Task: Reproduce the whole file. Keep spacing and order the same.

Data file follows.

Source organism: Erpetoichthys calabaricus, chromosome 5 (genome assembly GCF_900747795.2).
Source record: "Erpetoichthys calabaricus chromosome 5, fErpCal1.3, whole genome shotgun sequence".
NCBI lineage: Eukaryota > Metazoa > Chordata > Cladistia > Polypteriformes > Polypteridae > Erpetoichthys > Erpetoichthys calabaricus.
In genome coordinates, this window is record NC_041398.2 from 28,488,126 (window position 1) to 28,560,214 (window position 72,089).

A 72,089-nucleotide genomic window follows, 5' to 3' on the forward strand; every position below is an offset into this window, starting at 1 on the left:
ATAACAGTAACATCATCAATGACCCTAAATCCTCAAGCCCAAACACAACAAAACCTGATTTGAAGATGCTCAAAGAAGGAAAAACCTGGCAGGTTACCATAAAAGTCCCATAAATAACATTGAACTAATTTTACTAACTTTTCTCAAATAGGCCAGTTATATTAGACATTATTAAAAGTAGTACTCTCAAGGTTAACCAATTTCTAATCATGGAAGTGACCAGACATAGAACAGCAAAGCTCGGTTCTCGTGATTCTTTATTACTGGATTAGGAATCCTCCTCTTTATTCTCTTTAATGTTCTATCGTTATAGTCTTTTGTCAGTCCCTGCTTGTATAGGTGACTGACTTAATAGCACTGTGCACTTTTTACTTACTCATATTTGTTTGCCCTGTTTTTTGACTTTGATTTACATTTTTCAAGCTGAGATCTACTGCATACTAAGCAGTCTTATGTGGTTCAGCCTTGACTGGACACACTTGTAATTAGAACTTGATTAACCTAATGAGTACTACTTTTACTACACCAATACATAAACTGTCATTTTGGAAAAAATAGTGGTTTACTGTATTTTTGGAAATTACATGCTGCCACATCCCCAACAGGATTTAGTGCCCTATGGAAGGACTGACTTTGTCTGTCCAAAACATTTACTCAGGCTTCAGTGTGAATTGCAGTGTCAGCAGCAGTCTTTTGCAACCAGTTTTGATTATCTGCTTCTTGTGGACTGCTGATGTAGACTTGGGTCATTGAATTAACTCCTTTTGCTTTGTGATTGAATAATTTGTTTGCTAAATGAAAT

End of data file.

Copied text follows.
Source organism: Erpetoichthys calabaricus, chromosome 5 (genome assembly GCF_900747795.2).
Source record: "Erpetoichthys calabaricus chromosome 5, fErpCal1.3, whole genome shotgun sequence".
NCBI lineage: Eukaryota > Metazoa > Chordata > Cladistia > Polypteriformes > Polypteridae > Erpetoichthys > Erpetoichthys calabaricus.
In genome coordinates, this window is record NC_041398.2 from 28,488,126 (window position 1) to 28,560,214 (window position 72,089).

A 72,089-nucleotide genomic window follows, 5' to 3' on the forward strand; every position below is an offset into this window, starting at 1 on the left:
ATAACAGTAACATCATCAATGACCCTAAATCCTCAAGCCCAAACACAACAAAACCTGATTTGAAGATGCTCAAAGAAGGAAAAACCTGGCAGGTTACCATAAAAGTCCCATAAATAACATTGAACTAATTTTACTAACTTTTCTCAAATAGGCCAGTTATATTAGACATTATTAAAAGTAGTACTCTCAAGGTTAACCAATTTCTAATCATGGAAGTGACCAGACATAGAACAGCAAAGCTCGGTTCTCGTGATTCTTTATTACTGGATTAGGAATCCTCCTCTTTATTCTCTTTAATGTTCTATCGTTATAGTCTTTTGTCAGTCCCTGCTTGTATAGGTGACTGACTTAATAGCACTGTGCACTTTTTACTTACTCATATTTGTTTGCCCTGTTTTTTGACTTTGATTTACATTTTTCAAGCTGAGATCTACTGCATACTAAGCAGTCTTATGTGGTTCAGCCTTGACTGGACACACTTGTAATTAGAACTTGATTAACCTAATGAGTACTACTTTTACTACACCAATACATAAACTGTCATTTTGGAAAAAATAGTGGTTTACTGTATTTTTGGAAATTACATGCTGCCACATCCCCAACAGGATTTAGTGCCCTATGGAAGGACTGACTTTGTCTGTCCAAAACATTTACTCAGGCTTCAGTGTGAATTGCAGTGTCAGCAGCAGTCTTTTGCAACCAGTTTTGATTATCTGCTTCTTGTGGACTGCTGATGTAGACTTGGGTCATTGAATTAACTCCTTTTGCTTTGTGATTGAATAATTTGTTTGCTAAATGAAAT